So I just peeked. (Why do people start sentences and stories with “So”? When did it start? How did it happen?) I started filling my first journal — the $3.59 clearance book from Hobby Lobby — on Oct. 26, 2011, which would be almost exactly 10 years of regular journaling, except it wasn’t until April 15, 2015, that I got serious about it, coming back almost daily again and again to the point where I needed a new journal every four to six months or so. It took four years to get to the end of Journal One, six months to fill Journal Two, und so wieder.
Thursday morning I started my 17th journal, ranging from 192 to 400 pages, this one and its immediate predecessor being 240-page Moleskines. I have mined the pages to create blog posts and books over the years, but I have not plumbed all the depths, especially the random story ideas and thoughts about novels in progress. The first journal actually was a deliberate attempt to craft my novel The Imaginary Revolution, and since then I have collected blog posts into five more books, but most of the stories are still to come. In fact I just spotted an old idea for a dystopian novel in the first (or was it second?) journal that sparked something within anew.
I often re-introduce my hopes and goals at the beginning and end of these things, and comparing notes with myself can be frustrating. I keep writing things I didn’t set goals for. One book morphs into another, and others spring out of thin air. I did not wake up one morning to write a series of “writing rules,” nor did I set out to write a short story framed as 10 letters from an imaginary re-education camp established in a woodsy area by the USSA regime. They emerged in the just-completed 16th journal while I was thinking I ought to be writing something else. It’s an adult-onset attention deficit disorder kind of life. Maybe I should publish the journals as is under the banner AOADD.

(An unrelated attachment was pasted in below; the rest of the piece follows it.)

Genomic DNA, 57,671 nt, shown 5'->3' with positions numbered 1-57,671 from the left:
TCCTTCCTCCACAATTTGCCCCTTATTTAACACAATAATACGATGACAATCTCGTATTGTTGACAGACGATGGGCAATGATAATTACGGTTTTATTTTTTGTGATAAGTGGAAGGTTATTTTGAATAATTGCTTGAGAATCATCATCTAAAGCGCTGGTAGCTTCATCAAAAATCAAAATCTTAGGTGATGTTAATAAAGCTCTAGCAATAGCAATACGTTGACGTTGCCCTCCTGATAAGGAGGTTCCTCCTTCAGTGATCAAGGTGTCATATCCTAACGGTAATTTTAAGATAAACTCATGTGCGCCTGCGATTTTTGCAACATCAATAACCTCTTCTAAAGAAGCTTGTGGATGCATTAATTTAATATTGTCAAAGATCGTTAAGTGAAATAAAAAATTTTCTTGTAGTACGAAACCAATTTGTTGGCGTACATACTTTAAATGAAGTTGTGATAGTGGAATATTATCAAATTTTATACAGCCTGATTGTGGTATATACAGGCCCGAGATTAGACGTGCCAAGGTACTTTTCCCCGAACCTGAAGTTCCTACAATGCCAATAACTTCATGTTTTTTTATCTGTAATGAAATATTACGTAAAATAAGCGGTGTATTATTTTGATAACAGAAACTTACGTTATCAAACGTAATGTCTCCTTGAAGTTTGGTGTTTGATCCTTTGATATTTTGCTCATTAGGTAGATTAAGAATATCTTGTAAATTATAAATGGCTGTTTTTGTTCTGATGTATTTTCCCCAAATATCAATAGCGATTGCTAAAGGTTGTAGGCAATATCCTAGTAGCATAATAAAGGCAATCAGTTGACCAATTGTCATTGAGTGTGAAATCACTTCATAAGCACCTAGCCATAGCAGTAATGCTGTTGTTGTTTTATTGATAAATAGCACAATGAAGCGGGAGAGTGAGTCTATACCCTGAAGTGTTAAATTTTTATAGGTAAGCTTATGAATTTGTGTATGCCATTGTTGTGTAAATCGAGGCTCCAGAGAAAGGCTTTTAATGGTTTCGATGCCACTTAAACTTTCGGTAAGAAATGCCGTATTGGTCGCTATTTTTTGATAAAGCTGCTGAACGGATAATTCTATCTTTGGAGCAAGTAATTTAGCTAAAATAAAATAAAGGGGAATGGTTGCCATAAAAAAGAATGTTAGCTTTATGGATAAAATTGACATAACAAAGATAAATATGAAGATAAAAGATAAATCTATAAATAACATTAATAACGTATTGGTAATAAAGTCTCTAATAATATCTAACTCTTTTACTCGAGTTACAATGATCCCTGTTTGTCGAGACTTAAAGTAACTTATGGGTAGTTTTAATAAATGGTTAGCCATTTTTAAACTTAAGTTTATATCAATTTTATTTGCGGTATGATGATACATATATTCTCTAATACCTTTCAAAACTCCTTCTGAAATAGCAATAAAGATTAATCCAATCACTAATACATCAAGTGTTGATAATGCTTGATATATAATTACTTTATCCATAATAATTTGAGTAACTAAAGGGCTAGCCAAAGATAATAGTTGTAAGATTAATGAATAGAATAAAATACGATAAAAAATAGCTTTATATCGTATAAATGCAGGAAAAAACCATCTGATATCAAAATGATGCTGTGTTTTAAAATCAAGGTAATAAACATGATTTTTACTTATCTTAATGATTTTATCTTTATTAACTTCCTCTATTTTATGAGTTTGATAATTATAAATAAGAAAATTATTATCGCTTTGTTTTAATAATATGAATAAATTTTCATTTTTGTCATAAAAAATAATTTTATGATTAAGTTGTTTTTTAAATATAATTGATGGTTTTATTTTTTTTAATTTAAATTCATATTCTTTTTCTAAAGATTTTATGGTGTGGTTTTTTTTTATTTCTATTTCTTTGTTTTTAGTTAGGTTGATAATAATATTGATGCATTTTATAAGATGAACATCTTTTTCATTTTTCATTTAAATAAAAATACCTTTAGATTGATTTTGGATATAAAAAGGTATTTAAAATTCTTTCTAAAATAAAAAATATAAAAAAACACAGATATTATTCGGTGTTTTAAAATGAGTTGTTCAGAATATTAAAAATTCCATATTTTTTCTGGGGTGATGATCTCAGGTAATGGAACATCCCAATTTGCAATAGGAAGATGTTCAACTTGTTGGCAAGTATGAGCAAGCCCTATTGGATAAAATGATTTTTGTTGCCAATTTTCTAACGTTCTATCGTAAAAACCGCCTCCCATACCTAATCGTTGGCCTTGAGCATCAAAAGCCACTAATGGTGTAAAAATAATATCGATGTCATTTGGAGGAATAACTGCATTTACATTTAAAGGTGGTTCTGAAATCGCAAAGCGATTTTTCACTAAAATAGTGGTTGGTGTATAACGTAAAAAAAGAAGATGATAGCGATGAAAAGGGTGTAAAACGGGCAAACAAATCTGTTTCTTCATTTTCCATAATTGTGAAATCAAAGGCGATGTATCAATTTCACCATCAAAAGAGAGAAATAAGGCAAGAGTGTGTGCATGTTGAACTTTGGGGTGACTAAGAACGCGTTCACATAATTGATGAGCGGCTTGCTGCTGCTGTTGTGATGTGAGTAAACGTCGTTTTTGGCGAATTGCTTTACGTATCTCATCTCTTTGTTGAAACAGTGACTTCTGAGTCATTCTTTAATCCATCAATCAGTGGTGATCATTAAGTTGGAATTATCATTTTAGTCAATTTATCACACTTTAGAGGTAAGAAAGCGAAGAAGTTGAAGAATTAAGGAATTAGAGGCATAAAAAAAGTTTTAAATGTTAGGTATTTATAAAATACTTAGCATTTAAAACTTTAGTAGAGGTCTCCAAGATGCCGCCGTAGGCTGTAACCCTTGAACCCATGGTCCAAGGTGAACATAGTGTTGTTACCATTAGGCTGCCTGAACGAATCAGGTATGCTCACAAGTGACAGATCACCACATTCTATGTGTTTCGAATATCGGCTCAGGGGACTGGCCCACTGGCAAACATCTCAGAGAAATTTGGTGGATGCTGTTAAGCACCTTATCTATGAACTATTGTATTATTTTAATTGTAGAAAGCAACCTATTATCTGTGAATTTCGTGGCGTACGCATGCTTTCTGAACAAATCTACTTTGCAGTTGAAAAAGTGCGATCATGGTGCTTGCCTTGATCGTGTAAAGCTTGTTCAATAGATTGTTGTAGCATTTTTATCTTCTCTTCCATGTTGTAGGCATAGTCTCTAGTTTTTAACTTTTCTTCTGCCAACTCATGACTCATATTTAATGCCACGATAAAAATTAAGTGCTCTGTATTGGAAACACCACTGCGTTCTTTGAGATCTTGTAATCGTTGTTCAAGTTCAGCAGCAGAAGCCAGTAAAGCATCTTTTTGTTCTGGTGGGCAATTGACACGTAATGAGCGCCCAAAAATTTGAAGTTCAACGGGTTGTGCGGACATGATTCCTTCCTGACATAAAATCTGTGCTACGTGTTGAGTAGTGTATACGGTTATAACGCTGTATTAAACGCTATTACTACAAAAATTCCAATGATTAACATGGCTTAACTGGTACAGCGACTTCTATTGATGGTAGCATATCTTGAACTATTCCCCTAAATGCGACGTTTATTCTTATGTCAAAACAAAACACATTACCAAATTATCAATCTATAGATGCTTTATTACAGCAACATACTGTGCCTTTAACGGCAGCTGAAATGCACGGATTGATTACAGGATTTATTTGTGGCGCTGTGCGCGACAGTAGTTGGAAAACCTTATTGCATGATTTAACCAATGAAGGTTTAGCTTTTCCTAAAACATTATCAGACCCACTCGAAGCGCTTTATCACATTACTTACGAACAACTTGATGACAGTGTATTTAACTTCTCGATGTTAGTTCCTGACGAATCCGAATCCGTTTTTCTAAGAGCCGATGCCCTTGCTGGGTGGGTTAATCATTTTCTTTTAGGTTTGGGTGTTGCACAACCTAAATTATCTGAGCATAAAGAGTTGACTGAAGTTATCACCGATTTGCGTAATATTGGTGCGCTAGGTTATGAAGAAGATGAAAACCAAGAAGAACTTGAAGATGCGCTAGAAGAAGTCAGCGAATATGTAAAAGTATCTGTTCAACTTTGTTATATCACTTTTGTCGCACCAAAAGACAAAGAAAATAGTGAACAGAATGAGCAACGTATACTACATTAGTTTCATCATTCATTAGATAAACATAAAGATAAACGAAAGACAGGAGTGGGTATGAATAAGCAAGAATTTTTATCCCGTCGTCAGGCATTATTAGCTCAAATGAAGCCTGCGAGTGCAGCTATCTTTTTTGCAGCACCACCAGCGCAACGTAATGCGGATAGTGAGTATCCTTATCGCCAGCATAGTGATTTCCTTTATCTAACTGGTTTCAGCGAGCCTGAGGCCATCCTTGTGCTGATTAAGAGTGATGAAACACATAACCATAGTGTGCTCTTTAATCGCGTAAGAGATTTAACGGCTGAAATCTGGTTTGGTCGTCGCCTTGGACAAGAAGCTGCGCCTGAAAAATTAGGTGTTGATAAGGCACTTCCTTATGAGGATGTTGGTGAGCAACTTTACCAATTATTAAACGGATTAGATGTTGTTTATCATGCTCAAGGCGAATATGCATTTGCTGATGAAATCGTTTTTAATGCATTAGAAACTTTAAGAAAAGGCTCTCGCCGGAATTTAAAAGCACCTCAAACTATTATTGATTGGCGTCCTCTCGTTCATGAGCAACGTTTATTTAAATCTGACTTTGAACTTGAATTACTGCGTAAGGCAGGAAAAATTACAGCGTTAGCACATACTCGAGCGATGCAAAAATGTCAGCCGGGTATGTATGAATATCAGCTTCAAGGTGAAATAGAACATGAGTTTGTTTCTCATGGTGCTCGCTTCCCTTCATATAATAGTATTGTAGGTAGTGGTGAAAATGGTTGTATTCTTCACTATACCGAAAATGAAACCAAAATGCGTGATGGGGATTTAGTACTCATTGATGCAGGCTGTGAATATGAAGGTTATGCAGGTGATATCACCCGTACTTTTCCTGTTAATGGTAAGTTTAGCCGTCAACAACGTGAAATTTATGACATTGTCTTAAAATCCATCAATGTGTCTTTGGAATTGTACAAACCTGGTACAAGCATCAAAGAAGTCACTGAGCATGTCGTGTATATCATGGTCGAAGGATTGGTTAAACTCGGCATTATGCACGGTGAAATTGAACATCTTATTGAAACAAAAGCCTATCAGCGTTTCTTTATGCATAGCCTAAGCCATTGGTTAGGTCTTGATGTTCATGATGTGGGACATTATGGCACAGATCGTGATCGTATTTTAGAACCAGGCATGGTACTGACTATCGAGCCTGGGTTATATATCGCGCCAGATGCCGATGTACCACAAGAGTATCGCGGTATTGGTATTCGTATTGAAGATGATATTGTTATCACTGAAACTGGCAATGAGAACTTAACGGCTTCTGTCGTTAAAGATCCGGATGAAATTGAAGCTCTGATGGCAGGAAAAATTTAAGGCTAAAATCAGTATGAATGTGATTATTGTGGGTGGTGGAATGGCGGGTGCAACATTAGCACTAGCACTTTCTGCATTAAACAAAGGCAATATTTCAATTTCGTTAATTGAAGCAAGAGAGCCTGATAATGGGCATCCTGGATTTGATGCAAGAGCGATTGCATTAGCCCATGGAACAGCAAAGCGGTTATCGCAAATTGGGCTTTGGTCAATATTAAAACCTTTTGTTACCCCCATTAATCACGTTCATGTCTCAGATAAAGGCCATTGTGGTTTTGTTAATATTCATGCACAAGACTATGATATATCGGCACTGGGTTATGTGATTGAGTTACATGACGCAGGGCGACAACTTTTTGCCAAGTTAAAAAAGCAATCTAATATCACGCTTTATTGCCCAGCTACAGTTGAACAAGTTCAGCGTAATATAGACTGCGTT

Or maybe I should just R-E-L-A-X and write as I wish on these journal pages. As my most sage writing advice goes, “Write anything until you write something.” That concept literally emerged one day while I was sitting in this chair writing anything that came to mind. I should probably append that advice with, “and keep going!” Sometimes a whole passel of blog posts emerges in one sitting: I’ll be writing anything and then a nifty something will pop up out of nowhere.
At one time I’d stop there and say, OK, that’ll do, but then one day I thought hey, I still have time to keep writing anything, and out popped a second something, and then a third. So now I try to fill at least three journal pages in a session or set a specific time when I will write as much “anything” as I can, and then go back to see if I wrote “something.” Sure enough, not always right away but maybe later, I’ll go back and say, wait a minute, I have something here.
Having thoroughly enjoyed two of Kazuo Ishiguro’s novels, Never Let Me Go and Klara and the Sun, it felt like time to visit the author’s perhaps best known work, The Remains of the Day. And, of course, it is a mysterious treasure.
Ishiguro has a knack for creating endearingly flawed narrators and unfolding the story in a way that shows us the other characters in a light that the narrator doesn’t quite understand. As I write this, our friend Stevens is on his way to the climactic reunion with Miss Kenton that, I suspect, will be surprising and sweet, given my past experience with Ishiguro. (The resolution of Klara and the Sun may be my favorite reading moment of this year.)
I enjoy getting lost in stories. As a writer I should pay closer attention to the storyteller’s methods, I suppose, to see what they do to make me lost, but the enjoyment is in the story, not the dissection. And I wonder if I were to try applying lessons and formulas rather than just getting lost in the story as I tell it, the resulting work would feel a bit mechanical. I can sense when a formulaic story has reached its halfway point because the hero has come to her lowest ebb before starting to piece together her eventual triumph.